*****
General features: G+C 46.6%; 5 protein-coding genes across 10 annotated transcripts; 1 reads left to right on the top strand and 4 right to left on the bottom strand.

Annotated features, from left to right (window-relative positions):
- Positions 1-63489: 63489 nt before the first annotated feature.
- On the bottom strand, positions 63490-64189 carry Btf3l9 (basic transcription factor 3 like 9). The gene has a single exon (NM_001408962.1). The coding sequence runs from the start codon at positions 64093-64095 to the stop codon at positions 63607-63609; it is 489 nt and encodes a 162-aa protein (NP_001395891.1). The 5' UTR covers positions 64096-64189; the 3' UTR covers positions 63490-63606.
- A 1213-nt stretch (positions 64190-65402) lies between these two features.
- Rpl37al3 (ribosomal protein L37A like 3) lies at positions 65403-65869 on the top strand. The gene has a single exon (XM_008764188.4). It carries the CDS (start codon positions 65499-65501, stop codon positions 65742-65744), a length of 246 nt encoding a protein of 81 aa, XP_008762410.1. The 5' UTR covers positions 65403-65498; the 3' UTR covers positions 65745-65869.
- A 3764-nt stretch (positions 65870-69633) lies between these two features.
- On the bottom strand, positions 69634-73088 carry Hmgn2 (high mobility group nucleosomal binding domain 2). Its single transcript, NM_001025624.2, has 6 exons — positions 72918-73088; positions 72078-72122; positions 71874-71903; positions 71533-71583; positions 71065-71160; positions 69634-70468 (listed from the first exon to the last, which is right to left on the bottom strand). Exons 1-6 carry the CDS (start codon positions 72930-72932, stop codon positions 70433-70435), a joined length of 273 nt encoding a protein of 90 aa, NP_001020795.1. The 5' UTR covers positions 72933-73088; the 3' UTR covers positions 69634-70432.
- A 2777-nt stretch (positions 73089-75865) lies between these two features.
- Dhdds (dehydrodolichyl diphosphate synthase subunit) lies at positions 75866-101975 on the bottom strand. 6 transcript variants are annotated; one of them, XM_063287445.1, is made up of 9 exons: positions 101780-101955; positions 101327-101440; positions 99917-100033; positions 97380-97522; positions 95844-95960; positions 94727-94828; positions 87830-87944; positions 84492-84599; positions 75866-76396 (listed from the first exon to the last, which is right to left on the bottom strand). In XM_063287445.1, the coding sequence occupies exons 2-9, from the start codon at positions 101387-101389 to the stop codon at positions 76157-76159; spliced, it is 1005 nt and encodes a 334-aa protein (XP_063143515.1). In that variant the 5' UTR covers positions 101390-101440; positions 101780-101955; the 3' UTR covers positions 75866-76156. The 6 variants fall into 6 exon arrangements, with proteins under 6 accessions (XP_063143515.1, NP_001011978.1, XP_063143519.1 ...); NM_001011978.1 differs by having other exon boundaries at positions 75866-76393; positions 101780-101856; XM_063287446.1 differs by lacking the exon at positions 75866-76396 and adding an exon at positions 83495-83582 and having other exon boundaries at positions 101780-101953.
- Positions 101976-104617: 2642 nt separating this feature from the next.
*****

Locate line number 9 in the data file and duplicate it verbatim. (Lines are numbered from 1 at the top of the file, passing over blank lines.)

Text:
- A 2777-nt stretch (positions 73089-75865) lies between these two features.